It has long been a well-known belief that brand advocacy supports market share and is a more reliable avenue than advertising when it comes to driving sales.

Now, this belief, is an established fact, evidenced by an empirical European Advocacy research carried out by global Public Relations Agency, Weber Shandwick and Paul Marsden, former head of Enterprise LSE, the commercial arm of the London School of Economics.

Not only is brand advocacy worth more than any ‘advertising spend’; the results of the study show brand ambassadors who spread the news of their positive encounter with any product or service, are responsible for a ‘five’ time return on an advertising dollar.

The findings, which were tabulated after surveys among respondents across various markets, prove that 50 per cent of purchases are brand advocate activated, and is applicable to both high priced products such as vehicles as well as everyday consumer items like mobile phones.

In the case of products that require a significant financial investment, like cars, brand advocacy is of particular value. One is far more motivated to purchase a car recommended by a friend who also owns or owned that brand, and may be less inclined to seal the deal by virtue of the propaganda machinery that pitches the vehicle’s image. What one knows about a brand will always supervene what the supermodel perched on the hood says.

I heard Volvos are among the safest vehicles, but as I have never driven a Volvo over The Don Valley bridge or the Yallahs Fording during a flood, I can only recommend a BMW X5, on account of its ability to ride out a skid without leaving me feeling I lost total control. In the same vein, once I hit aisle five, I head straight for the Heinz ketchup because I know it is the only condiment that lasts over two weeks in my home. Whether or not this is due to one’s frustration from waiting on the highly concentrated tomato and sugar mixture to leave the cap – like watching paint dry – is not really relevant. Its longevity is worth the extra 45 cents, and the taste complements like it should.

While a third of brand users are won over by brand advocacy, the research identifies an ‘advocacy gap’ between these users and the extent to which they actually share their brand testaments with friends, colleagues, and acquaintances. Based on the survey, 4-in-10 consider themselves advocates but only half, 2-in-10, actually pass on the word. It is clear that marketing strategists, to stay ahead of the competition, need to focus their creative energy into the full-realization of the brand advocacy potential already alive among brand loyalists.

One way to inspire advocates and contract this gap is through ‘delighting’ and ‘surprising’ the consumer. This is not new either. Exceeding expectations is the common denominator employed by customer service experts in the hospitality industry for years. The Sandals and Beaches group, for example, did not, for the past decade, cop the coveted title of the World’s Leading Resorts by accident. The organization is built on developing ‘out of the box’ customer satisfaction techniques that continue to lure thousands of luxury travelers to its suites.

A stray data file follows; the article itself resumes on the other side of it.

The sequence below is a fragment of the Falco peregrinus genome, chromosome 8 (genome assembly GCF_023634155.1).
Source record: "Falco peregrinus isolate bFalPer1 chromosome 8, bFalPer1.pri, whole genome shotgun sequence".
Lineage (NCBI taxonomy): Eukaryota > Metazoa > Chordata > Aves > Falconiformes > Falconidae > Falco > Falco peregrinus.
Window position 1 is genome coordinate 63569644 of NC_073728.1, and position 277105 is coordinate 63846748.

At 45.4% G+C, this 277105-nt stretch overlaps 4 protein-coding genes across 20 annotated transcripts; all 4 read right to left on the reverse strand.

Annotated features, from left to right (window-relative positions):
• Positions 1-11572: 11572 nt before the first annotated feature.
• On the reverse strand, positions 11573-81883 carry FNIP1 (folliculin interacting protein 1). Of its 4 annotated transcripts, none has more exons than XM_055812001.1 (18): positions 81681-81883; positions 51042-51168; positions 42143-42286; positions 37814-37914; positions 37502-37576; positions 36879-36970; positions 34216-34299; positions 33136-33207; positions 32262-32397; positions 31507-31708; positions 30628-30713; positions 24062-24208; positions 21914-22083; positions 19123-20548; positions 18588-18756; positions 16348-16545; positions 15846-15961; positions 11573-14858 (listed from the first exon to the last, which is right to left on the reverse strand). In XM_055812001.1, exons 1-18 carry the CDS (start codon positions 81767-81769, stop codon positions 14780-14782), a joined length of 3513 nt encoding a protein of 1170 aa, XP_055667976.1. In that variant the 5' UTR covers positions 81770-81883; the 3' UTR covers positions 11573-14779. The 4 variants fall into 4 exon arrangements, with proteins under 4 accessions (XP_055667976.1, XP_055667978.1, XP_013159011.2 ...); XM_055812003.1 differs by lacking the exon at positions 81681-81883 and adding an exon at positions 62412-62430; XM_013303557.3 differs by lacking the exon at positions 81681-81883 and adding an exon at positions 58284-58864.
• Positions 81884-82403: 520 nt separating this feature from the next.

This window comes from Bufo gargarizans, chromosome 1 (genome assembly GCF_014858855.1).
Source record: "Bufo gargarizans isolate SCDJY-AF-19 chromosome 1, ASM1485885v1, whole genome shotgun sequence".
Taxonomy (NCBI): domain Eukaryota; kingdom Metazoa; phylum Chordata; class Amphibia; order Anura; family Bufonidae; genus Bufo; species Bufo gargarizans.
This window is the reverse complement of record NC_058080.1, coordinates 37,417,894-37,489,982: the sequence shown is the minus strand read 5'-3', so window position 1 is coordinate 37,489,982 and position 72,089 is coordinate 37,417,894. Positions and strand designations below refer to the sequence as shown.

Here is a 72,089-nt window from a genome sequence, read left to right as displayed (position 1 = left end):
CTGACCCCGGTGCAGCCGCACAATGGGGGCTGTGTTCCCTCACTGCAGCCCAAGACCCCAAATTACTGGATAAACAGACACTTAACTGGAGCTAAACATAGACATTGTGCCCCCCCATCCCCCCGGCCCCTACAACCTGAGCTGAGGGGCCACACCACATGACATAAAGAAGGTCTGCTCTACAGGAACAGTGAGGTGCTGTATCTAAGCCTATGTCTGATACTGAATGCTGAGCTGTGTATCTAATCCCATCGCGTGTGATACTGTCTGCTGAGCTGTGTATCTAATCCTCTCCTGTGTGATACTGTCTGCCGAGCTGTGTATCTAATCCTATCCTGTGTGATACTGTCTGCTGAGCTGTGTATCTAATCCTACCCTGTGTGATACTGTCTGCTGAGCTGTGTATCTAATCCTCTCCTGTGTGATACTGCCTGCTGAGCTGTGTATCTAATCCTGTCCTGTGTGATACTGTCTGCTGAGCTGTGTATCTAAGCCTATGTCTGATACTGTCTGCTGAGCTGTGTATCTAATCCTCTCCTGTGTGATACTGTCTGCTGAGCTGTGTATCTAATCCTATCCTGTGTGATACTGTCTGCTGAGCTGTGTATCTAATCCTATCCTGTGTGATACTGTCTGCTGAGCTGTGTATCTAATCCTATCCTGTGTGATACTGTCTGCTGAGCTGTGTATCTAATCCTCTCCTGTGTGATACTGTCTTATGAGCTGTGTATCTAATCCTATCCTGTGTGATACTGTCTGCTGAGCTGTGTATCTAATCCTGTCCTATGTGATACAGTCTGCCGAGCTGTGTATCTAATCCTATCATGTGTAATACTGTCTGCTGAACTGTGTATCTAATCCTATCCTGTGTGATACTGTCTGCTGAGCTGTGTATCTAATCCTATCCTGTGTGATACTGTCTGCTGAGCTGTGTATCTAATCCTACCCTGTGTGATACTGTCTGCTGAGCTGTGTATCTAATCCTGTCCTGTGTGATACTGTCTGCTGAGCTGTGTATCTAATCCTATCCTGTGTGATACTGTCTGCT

When one couple returns to the same destination, and will only stay in the same suite over 158 times over 12 years, that is a quintessential business case for promulgating brand advocacy. The ad, as fairy-tale as it appears, cannot compare to the blow-by-blow account by the honeymooners who just returned from the resort, and now sitting next to a new couple still weighing their options in the travel agent’s office.

I like to take copious notes of my reactions to anything that is being sold to me on television. I pay even more keen attention to items endorsed by celebrities as I have a bad habit of assuming the product may not be able to stand on its own merits if it requires support from the Hollywood camp. Perhaps it is just business, but I also have the bad habit of dissecting the relevance and appropriateness of the product and the celebrity with whom it is aligned. Mike Weir can definitely sell me gulf gear but I am not so sure if he will be as successful in recruiting my investment into any financial organization. Warren Buffet would be a better candidate for that.

Commercials are not completely useless, but there is no guarantee what will be sold to the consumer when ads try to sell a product. When the Jaguar ad with the Chris Isaak soundtrack debuted, I remember thinking:

hmmmm…Chris Isaak, that’s hot
I love that song
How come I don’t have that CD?

Anyone who has seen the original Chris Isaak music video and ever vacationed in a cottage at Ian Flemming’s estate, knows exactly where I am headed with this. I went to HMV and bought the CD that was soundtrack to my life for days. I had no deep-seated interest in Jags as it was clearly being sold to me as an ‘aspirational’ vehicle and at that time luxury autos were not on my front burner.

Three months later, I am in Miami, and my friend picks me up in a spanking, new vehicle. Next thing I know, I am on the Florida Turnpike but feel like I’m on air, blasting Chris Isaak. Maybe it was the unforgettable smoothness of the ride, the aroma of the new leather, or just the Independence party, but all I know, that was a great day which I often reference:

David, remember that 4th July party in Bal Harbour…blasting Chris Isaak in your new BMW?

You mean my new Jag!


Indeed, advertising is a wicked game.

Raquel is a PR consultant and business writer living in Toronto,


Categories: Business

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